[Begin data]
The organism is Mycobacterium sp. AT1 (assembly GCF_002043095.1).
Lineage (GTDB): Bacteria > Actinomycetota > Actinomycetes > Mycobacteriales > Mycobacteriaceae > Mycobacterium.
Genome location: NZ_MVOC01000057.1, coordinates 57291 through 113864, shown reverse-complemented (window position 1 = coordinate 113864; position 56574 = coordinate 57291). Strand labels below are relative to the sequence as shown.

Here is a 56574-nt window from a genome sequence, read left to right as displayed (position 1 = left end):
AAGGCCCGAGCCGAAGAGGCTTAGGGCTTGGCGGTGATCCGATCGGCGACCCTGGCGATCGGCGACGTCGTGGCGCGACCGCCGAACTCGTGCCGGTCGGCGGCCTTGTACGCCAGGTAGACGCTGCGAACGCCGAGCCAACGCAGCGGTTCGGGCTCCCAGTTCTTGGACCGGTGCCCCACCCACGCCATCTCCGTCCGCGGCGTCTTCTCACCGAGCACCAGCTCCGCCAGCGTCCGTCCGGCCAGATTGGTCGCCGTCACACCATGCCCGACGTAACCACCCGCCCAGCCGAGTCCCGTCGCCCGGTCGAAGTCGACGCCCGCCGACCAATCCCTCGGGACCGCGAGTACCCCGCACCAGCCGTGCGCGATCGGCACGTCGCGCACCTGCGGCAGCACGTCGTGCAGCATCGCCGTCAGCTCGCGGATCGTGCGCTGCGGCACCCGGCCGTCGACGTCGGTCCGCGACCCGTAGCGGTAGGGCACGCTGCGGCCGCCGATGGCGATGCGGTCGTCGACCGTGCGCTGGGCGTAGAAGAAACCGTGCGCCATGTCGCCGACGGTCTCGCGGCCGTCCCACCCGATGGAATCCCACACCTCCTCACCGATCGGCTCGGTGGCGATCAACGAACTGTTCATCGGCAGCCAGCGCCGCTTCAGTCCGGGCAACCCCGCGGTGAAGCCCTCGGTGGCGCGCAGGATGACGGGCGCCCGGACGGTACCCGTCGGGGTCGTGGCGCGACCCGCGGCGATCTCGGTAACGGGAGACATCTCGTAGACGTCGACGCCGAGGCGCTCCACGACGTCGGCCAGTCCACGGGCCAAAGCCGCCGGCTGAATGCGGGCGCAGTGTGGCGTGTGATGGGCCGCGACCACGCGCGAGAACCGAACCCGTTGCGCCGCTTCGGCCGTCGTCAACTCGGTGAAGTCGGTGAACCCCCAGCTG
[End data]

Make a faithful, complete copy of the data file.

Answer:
The organism is Mycobacterium sp. AT1 (assembly GCF_002043095.1).
Lineage (GTDB): Bacteria > Actinomycetota > Actinomycetes > Mycobacteriales > Mycobacteriaceae > Mycobacterium.
Genome location: NZ_MVOC01000057.1, coordinates 57291 through 113864, shown reverse-complemented (window position 1 = coordinate 113864; position 56574 = coordinate 57291). Strand labels below are relative to the sequence as shown.

Here is a 56574-nt window from a genome sequence, read left to right as displayed (position 1 = left end):
AAGGCCCGAGCCGAAGAGGCTTAGGGCTTGGCGGTGATCCGATCGGCGACCCTGGCGATCGGCGACGTCGTGGCGCGACCGCCGAACTCGTGCCGGTCGGCGGCCTTGTACGCCAGGTAGACGCTGCGAACGCCGAGCCAACGCAGCGGTTCGGGCTCCCAGTTCTTGGACCGGTGCCCCACCCACGCCATCTCCGTCCGCGGCGTCTTCTCACCGAGCACCAGCTCCGCCAGCGTCCGTCCGGCCAGATTGGTCGCCGTCACACCATGCCCGACGTAACCACCCGCCCAGCCGAGTCCCGTCGCCCGGTCGAAGTCGACGCCCGCCGACCAATCCCTCGGGACCGCGAGTACCCCGCACCAGCCGTGCGCGATCGGCACGTCGCGCACCTGCGGCAGCACGTCGTGCAGCATCGCCGTCAGCTCGCGGATCGTGCGCTGCGGCACCCGGCCGTCGACGTCGGTCCGCGACCCGTAGCGGTAGGGCACGCTGCGGCCGCCGATGGCGATGCGGTCGTCGACCGTGCGCTGGGCGTAGAAGAAACCGTGCGCCATGTCGCCGACGGTCTCGCGGCCGTCCCACCCGATGGAATCCCACACCTCCTCACCGATCGGCTCGGTGGCGATCAACGAACTGTTCATCGGCAGCCAGCGCCGCTTCAGTCCGGGCAACCCCGCGGTGAAGCCCTCGGTGGCGCGCAGGATGACGGGCGCCCGGACGGTACCCGTCGGGGTCGTGGCGCGACCCGCGGCGATCTCGGTAACGGGAGACATCTCGTAGACGTCGACGCCGAGGCGCTCCACGACGTCGGCCAGTCCACGGGCCAAAGCCGCCGGCTGAATGCGGGCGCAGTGTGGCGTGTGATGGGCCGCGACCACGCGCGAGAACCGAACCCGTTGCGCCGCTTCGGCCGTCGTCAACTCGGTGAAGTCGGTGAACCCCCAGCTG